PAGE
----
|Bowland Federal Republic|
Motto: Audax at Fidelis
(Bold but Faithful)
Anthem: Waltzing Matilda
Location of Bowland
• Deputy President
• Speaker of the National Council
• Union Proclamation
|14 October 1943|
• Autonomy from the APR
|3 February 1989|
• Independence declaration
|26 November 1989|
• 2011 census
|1.66/km2 (4.3/sq mi) (241st)|
|GDP (PPP)||2013 estimate|
• Per capita
high · 59th
|Currency||Bowland shilling (BOS)|
|Drives on the||left|
For 40,000 prior to the first European landing, Bowland was inhabited primarily by Australian Aboriginals who spoke languages grouped into 250 language groups. After the discovery of the continent by Dutch explorers in 1606, the continent was colonised Great Britain, who claimed the eastern portion of Australia in 1770 and first settled convicts in 1788.
Bowland was first settled in 1824 by John Oxley who founded the first settlement on the banks of the Brisbane River. After steady population growth throughout the mid-19th century, Bowland (then named Queensland), separated from New South Wales in 1859 to become a separate colony. In 1901, Queensland federated alongside the other Australian colonies to form the Commonwealth of Australia.
During the Australian Civil War, Queensland remained fiercely partisan in favour of the Commonwealth government, and the state capital of Brisbane was the last major city to fall to the Communist league. In 1943, Queensland was amalgamated into the Northern Territory and adopted the name Bowland, named after the first governor of Queensland, George Bowen. The state continued to exist in this form until the collapse of the Australian People's Republic in 1989 when it became the first new Australian state to declare independence.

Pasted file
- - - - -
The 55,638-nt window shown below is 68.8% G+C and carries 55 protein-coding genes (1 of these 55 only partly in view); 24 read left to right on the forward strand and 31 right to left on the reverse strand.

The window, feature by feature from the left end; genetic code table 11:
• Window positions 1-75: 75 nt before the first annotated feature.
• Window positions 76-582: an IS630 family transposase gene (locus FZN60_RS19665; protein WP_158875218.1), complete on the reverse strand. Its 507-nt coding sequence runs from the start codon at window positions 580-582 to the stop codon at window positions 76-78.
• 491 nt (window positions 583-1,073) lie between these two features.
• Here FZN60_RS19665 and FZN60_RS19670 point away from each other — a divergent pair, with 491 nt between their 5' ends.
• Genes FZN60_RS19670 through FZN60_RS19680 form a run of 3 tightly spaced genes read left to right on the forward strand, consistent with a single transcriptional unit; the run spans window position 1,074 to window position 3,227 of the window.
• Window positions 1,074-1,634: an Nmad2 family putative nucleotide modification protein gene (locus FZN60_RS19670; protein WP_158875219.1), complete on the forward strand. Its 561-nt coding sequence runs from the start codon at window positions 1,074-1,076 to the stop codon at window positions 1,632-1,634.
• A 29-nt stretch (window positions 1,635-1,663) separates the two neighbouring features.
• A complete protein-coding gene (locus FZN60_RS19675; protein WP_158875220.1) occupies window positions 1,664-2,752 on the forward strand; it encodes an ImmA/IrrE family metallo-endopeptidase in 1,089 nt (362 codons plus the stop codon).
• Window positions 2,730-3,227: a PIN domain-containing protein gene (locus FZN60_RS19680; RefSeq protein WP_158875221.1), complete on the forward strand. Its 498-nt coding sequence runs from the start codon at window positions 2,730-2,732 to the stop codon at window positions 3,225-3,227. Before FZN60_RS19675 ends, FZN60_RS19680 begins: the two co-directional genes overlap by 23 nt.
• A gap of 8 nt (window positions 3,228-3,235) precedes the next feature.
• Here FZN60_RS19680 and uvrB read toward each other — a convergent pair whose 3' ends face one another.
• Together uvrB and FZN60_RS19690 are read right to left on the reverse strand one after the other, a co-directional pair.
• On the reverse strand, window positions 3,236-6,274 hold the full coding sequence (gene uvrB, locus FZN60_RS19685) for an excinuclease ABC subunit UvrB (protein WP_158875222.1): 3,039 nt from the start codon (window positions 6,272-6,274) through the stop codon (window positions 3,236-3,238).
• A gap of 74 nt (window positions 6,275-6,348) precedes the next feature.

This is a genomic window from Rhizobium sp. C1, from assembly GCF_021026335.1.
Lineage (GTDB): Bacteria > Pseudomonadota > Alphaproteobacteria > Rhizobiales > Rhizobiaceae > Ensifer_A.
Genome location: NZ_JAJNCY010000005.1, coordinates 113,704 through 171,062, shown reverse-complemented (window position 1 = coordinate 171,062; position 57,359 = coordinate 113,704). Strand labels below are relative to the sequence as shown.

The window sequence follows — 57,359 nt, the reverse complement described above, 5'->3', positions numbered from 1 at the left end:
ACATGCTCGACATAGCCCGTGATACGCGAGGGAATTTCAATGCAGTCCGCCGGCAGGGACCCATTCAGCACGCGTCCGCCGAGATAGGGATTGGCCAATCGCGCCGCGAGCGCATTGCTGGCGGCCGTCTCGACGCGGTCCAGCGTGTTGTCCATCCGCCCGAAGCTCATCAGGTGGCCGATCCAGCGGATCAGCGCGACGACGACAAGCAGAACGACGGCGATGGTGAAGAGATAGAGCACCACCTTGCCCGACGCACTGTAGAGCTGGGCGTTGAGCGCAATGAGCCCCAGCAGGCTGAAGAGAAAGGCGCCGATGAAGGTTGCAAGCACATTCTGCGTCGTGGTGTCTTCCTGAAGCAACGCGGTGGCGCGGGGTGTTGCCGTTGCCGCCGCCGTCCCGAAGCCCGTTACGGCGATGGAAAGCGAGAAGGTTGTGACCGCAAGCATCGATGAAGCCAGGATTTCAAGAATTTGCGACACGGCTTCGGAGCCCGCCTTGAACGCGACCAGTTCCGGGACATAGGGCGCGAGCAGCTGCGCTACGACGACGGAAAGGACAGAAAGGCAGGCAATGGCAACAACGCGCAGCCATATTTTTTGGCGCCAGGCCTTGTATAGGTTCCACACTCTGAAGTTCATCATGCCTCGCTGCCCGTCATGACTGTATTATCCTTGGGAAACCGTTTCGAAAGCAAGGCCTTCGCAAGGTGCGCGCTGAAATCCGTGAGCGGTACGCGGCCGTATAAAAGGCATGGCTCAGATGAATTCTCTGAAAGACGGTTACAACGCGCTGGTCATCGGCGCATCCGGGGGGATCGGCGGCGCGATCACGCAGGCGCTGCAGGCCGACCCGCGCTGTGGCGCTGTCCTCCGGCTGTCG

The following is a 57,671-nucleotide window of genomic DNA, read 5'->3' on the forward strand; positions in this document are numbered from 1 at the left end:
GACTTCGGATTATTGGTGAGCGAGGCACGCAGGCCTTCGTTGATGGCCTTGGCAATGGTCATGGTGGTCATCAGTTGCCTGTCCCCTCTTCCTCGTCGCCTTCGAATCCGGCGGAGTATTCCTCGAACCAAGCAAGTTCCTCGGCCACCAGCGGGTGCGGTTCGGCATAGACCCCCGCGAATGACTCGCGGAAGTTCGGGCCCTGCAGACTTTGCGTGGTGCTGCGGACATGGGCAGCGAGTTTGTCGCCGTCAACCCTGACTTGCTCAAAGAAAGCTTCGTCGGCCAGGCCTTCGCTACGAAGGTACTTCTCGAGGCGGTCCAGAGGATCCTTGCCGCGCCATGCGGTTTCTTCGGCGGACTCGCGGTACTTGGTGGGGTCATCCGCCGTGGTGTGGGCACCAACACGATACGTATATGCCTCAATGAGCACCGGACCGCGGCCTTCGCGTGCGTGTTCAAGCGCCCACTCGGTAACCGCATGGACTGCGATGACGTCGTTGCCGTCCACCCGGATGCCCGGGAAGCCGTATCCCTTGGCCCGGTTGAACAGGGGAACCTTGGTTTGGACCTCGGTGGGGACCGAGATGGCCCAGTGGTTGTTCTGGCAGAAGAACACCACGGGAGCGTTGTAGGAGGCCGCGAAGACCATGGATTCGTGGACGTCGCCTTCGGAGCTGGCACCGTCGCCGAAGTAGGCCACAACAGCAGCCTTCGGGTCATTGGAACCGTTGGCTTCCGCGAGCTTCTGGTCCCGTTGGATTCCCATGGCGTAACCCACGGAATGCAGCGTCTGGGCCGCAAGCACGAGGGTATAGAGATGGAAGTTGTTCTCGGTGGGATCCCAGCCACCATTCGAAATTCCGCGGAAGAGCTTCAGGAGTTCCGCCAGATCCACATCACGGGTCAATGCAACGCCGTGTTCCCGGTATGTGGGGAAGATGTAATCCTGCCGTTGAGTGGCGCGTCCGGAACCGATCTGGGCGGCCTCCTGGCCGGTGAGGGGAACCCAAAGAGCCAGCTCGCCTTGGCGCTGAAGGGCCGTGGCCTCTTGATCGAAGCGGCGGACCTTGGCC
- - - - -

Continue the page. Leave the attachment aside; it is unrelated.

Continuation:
Bowland today is a constitutional parliamentary republic with a unicameral legislature, the National Council, the representatives being elected via optional preferential voting with 95 seats available. With a population of approximately 5.8 million citizens, Bowland is considered a developed nation, with heavy urbanisation on the nation's east coast and a large farming population to bolster the economy, currently the 59th largest in the world. With 0.781 on the human-development index, Bowland ranks moderate to high in many international comparisons to national performance, such as quality for life, heath, and education. However, the nation's also been criticised for more low civil liberty rankings, having received a "partly-free" ranking on the 2013 Freedom in the World international survey.